shows.Most countries in higher HDI brackets also recorded steady HDI gains since 2000, though at lower levels ofabsolute HDI improvement than the highest achievers in the low-HDI grouping.Hong Kong, Latvia, Republic of Korea, Singapore and Lithuania showed the greatest 12-year HDIimprovement in the Very High Human Development quartile of countries in the HDI; Algeria, Kazakhstan,Iran, Venezuela and Cuba were the top five HDI improvers in the High Human Development countries; andTimor-Leste, Cambodia, Ghana, Lao People’s Democratic Republic and Mongolia were the HDI growthleaders in the Medium Human Development grouping.When the HDI is adjusted for internal inequalities in health, education and income, some of the wealthiestnations fall sharply in the rankings: the United States falls from #3 to #16in the inequality-adjusted HDI, andSouth Korea descends from #12 to #28. Sweden, by contrast, rises from #7 to #4 when domestic HDIinequalities are taken into account.The 2013 Report’s Statistical Annex also includes two experimental indices, the Multidimensional PovertyIndex (MPI) and the Gender Inequality Index (GII).The GII is designed to measure gender inequalities as revealed by national data on reproductive health,women’s empowerment and labour market participation. The Netherlands, Sweden and Denmark top theGII, with the least gender inequality. The regions with the greatest gender inequality as measured by the GIIare sub-Saharan Africa, South Asia and the Arab States.The Multidimensional Poverty Index (MPI) examines factors at the household level that together provide afuller portrait of poverty than income measurements alone. The MPI is not intended to be used for nationalrankings, due to significant differences among countries in available household survey data.In the 104 countries covered by the MPI, about 1.56 billion people are estimated to live in multidimensionalpoverty. The countries with the highest percentages of ‘MPI poor’ are all in Africa: Ethiopia (87%), Liberia(84%), Mozambique (79%) and Sierra Leone (77%). Yet the largest absolute numbers of multi-dimensionallypoor people live in South Asia, including 612 million in India alone.The Report also reviews key regional development trends, as shown by the HDI and other data:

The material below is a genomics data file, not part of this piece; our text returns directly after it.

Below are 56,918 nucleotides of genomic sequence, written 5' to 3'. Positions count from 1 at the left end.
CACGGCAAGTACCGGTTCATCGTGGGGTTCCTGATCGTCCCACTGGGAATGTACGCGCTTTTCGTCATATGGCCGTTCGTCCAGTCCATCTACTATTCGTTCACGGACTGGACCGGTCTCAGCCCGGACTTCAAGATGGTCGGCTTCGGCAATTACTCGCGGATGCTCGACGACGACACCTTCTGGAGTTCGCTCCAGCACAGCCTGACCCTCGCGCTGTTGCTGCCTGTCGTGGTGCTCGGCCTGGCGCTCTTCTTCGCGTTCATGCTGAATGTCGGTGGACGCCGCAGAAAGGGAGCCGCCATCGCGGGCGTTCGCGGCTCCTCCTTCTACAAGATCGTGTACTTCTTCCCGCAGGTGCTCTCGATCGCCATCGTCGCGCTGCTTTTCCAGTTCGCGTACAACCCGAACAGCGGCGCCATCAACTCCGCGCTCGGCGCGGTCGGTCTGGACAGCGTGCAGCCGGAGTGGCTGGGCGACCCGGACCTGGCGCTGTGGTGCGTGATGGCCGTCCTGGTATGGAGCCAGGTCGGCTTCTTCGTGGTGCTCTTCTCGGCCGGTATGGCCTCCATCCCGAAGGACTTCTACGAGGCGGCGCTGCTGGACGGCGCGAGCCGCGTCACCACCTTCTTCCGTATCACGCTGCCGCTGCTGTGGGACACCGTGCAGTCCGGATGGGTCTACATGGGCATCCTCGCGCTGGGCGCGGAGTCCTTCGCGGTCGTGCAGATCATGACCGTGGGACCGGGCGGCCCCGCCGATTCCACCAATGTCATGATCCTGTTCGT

The region’s average HDI value of 0.652 is fourth out of the six developing country regionsanalysed in the Report, with Yemen achieving the fastest HDI growth since 2000 (1.66%). The region has thelowest employment-to–population ratio (52.6%), well below the world average of 65.8%.
East Asia and the Pacific:
The region has an average HDI value of 0.683 and registered annual HDI valuegrowth between 2000 and 2012 of 1.31%, with Timor-Leste leading with 2.71%, followed by Myanmar at2.23%. The East Asia-Pacific region has the highest employment-to–population ratio (74.5%) in thedeveloping world.
Eastern Europe and Central Asia:
The average HDI value of 0.771 is the highest of the sixdeveloping-country regions. Multi-dimensional poverty is minimal, but it has the second lowestemployment-to-population ratio (58.4%) of the six regions.
Latin America and the Caribbean:
The average HDI value of 0.741 is the second highest of the six regions,surpassed only by Eastern Europe and Central Asia average. Multi-dimensional poverty is relatively low, andoverall life satisfaction, as measured by the Gallup World Poll, is 6.5 on a scale from 0 to 10, the highest ofany region.
The average HDI value for the region of 0.558 is the second lowest in the world. Between 2000and 2012, the region registered annual growth of 1.43% in HDI value, which is the highest of the regions.Afghanistan achieved the fastest growth (3.9%), followed by Pakistan (1.7%) and India (1.5%).
The average HDI value of 0.475 is the lowest of any region, but the pace ofimprovement is rising. Between 2000 and 2012, the region registered average annual growth of 1.34percent in HDI value, placing it second only to South Asia, with Sierra Leone (3.4%) and Ethiopia (3.1%)achieving the fastest HDI growth.The Human Development Index (HDI) was introduced in the first Human Development Report in 1990 as acomposite measurement of development that challenged purely economic assessments of nationalprogress. The HDI in the 2013 Report covers 187 countries and territories. Data constraints precluded HDIestimates for eight countries: Marshall Islands, Monaco, Nauru, the People’s Democratic Republic of Korea,San Marino, Somalia, South Sudan and Tuvalu. HDI values and rankings as presented in the Report’s